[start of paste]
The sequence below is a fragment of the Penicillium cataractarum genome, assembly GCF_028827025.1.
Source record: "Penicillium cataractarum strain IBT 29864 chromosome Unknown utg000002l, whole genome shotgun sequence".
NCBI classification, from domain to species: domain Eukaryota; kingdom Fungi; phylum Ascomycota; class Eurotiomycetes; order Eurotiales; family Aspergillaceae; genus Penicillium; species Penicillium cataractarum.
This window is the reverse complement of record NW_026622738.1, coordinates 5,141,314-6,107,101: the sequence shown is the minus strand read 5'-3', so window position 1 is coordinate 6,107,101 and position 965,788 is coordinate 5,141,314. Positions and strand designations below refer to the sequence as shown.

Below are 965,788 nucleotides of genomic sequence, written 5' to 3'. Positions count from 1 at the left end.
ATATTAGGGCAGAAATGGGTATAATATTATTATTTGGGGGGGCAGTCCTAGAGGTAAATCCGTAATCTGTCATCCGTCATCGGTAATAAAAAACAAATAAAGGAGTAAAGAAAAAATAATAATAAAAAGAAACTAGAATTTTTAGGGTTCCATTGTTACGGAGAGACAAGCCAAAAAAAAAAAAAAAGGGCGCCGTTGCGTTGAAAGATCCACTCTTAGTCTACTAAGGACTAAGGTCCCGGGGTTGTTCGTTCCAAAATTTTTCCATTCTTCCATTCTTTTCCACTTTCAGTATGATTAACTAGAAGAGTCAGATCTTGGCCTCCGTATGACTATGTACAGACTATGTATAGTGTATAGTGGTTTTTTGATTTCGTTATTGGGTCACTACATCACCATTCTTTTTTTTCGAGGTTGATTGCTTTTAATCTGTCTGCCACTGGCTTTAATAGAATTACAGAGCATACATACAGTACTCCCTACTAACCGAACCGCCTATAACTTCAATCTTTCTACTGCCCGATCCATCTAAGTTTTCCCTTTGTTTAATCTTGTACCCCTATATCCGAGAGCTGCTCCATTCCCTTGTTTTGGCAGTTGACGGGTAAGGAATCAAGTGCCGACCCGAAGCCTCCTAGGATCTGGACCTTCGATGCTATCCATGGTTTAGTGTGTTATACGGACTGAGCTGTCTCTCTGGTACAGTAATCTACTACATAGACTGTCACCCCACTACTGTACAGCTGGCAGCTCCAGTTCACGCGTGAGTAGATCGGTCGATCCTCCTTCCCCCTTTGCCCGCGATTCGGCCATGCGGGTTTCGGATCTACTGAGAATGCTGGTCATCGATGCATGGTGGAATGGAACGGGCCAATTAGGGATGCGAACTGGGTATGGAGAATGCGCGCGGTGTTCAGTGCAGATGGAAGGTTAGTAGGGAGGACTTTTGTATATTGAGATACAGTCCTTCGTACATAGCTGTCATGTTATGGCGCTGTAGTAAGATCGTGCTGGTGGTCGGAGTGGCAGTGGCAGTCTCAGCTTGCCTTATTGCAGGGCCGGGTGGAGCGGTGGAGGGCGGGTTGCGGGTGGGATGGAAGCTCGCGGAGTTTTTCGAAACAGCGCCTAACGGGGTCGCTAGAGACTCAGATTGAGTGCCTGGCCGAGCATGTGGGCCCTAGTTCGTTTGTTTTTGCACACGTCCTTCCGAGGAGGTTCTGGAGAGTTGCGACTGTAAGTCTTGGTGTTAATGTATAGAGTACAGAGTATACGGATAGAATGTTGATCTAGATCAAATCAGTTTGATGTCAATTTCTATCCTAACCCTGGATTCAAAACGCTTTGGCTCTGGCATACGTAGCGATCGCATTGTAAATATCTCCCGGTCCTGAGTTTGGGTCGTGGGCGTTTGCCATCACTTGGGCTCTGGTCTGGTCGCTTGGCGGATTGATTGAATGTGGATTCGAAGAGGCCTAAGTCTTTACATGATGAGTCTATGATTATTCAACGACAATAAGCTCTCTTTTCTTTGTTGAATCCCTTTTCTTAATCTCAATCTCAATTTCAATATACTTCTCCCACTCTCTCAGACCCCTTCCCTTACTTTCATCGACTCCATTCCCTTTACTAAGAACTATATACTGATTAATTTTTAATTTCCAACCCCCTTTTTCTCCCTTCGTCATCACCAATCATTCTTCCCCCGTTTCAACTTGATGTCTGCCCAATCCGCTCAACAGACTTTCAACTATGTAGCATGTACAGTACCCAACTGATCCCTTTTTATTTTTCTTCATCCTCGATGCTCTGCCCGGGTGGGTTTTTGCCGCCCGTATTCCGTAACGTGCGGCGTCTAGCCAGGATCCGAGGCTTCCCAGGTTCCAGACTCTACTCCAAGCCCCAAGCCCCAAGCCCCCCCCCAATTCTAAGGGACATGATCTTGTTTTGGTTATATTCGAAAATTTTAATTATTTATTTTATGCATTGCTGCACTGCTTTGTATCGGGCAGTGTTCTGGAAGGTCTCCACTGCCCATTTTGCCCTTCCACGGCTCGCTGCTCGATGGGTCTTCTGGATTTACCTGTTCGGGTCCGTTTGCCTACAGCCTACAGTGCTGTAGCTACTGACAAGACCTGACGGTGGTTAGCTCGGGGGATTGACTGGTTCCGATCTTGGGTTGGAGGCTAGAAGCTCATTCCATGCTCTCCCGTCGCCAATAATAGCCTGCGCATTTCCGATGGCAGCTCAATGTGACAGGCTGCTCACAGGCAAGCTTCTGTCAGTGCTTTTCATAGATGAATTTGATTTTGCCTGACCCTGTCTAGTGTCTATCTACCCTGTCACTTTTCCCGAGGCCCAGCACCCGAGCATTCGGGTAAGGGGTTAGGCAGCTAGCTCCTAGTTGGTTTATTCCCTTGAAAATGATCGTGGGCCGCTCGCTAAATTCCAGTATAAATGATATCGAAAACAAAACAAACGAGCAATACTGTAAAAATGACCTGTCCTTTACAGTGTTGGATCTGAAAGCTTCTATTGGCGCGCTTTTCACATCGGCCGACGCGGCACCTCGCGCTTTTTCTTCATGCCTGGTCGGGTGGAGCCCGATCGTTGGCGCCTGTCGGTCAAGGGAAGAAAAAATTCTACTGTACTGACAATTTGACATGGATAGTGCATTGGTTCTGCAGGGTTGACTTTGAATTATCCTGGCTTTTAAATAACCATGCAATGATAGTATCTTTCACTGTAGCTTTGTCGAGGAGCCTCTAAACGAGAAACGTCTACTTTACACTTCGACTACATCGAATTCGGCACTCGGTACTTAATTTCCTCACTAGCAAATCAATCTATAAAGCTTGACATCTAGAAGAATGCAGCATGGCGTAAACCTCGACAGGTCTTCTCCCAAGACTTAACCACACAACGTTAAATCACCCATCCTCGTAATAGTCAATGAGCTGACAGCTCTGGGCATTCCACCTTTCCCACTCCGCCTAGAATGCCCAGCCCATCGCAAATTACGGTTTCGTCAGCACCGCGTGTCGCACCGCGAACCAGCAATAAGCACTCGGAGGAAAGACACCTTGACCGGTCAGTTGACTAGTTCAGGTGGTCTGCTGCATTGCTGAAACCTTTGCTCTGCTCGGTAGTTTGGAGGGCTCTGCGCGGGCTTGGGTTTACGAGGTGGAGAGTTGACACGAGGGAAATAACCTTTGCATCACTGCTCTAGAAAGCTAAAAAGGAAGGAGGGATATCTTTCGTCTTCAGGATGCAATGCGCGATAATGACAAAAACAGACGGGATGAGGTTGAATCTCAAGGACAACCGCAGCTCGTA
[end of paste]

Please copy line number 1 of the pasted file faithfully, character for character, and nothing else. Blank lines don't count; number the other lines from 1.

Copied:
The sequence below is a fragment of the Penicillium cataractarum genome, assembly GCF_028827025.1.